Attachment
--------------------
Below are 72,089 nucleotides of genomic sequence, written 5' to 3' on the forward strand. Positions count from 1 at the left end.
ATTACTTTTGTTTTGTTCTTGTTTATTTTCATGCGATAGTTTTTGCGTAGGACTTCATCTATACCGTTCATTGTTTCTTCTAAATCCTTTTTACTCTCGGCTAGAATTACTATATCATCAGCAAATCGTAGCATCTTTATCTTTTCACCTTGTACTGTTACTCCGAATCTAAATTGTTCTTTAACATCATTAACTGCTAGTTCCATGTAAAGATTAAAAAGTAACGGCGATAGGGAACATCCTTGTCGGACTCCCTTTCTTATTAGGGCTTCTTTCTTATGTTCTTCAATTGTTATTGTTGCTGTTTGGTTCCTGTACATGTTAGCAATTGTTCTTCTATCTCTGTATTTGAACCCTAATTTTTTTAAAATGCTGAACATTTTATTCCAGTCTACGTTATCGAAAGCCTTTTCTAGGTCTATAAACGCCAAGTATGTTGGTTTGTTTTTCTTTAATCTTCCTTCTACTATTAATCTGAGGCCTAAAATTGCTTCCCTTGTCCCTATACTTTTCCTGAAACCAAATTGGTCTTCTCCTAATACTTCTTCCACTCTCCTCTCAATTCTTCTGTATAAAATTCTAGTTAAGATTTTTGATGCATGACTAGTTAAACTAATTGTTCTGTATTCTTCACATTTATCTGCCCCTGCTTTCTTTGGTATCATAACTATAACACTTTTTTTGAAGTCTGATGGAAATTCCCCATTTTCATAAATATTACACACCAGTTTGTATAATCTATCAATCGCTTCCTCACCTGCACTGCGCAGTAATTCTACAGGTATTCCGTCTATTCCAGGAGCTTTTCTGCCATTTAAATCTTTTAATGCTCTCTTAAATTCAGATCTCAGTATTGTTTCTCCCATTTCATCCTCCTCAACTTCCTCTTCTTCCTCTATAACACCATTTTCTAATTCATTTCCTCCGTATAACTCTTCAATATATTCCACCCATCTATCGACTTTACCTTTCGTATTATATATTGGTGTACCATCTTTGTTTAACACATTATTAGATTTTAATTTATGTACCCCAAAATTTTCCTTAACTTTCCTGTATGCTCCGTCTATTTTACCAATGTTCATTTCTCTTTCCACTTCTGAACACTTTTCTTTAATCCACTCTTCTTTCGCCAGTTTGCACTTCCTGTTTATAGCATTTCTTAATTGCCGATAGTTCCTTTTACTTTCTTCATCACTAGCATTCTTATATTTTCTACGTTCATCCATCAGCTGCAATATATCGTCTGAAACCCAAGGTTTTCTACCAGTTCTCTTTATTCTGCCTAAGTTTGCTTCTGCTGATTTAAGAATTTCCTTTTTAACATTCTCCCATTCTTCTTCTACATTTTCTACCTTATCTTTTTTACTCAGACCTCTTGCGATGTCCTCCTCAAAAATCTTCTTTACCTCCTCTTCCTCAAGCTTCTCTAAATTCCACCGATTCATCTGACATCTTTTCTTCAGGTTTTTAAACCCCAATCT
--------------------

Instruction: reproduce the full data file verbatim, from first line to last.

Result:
Below are 72,089 nucleotides of genomic sequence, written 5' to 3' on the forward strand. Positions count from 1 at the left end.
ATTACTTTTGTTTTGTTCTTGTTTATTTTCATGCGATAGTTTTTGCGTAGGACTTCATCTATACCGTTCATTGTTTCTTCTAAATCCTTTTTACTCTCGGCTAGAATTACTATATCATCAGCAAATCGTAGCATCTTTATCTTTTCACCTTGTACTGTTACTCCGAATCTAAATTGTTCTTTAACATCATTAACTGCTAGTTCCATGTAAAGATTAAAAAGTAACGGCGATAGGGAACATCCTTGTCGGACTCCCTTTCTTATTAGGGCTTCTTTCTTATGTTCTTCAATTGTTATTGTTGCTGTTTGGTTCCTGTACATGTTAGCAATTGTTCTTCTATCTCTGTATTTGAACCCTAATTTTTTTAAAATGCTGAACATTTTATTCCAGTCTACGTTATCGAAAGCCTTTTCTAGGTCTATAAACGCCAAGTATGTTGGTTTGTTTTTCTTTAATCTTCCTTCTACTATTAATCTGAGGCCTAAAATTGCTTCCCTTGTCCCTATACTTTTCCTGAAACCAAATTGGTCTTCTCCTAATACTTCTTCCACTCTCCTCTCAATTCTTCTGTATAAAATTCTAGTTAAGATTTTTGATGCATGACTAGTTAAACTAATTGTTCTGTATTCTTCACATTTATCTGCCCCTGCTTTCTTTGGTATCATAACTATAACACTTTTTTTGAAGTCTGATGGAAATTCCCCATTTTCATAAATATTACACACCAGTTTGTATAATCTATCAATCGCTTCCTCACCTGCACTGCGCAGTAATTCTACAGGTATTCCGTCTATTCCAGGAGCTTTTCTGCCATTTAAATCTTTTAATGCTCTCTTAAATTCAGATCTCAGTATTGTTTCTCCCATTTCATCCTCCTCAACTTCCTCTTCTTCCTCTATAACACCATTTTCTAATTCATTTCCTCCGTATAACTCTTCAATATATTCCACCCATCTATCGACTTTACCTTTCGTATTATATATTGGTGTACCATCTTTGTTTAACACATTATTAGATTTTAATTTATGTACCCCAAAATTTTCCTTAACTTTCCTGTATGCTCCGTCTATTTTACCAATGTTCATTTCTCTTTCCACTTCTGAACACTTTTCTTTAATCCACTCTTCTTTCGCCAGTTTGCACTTCCTGTTTATAGCATTTCTTAATTGCCGATAGTTCCTTTTACTTTCTTCATCACTAGCATTCTTATATTTTCTACGTTCATCCATCAGCTGCAATATATCGTCTGAAACCCAAGGTTTTCTACCAGTTCTCTTTATTCTGCCTAAGTTTGCTTCTGCTGATTTAAGAATTTCCTTTTTAACATTCTCCCATTCTTCTTCTACATTTTCTACCTTATCTTTTTTACTCAGACCTCTTGCGATGTCCTCCTCAAAAATCTTCTTTACCTCCTCTTCCTCAAGCTTCTCTAAATTCCACCGATTCATCTGACATCTTTTCTTCAGGTTTTTAAACCCCAATCT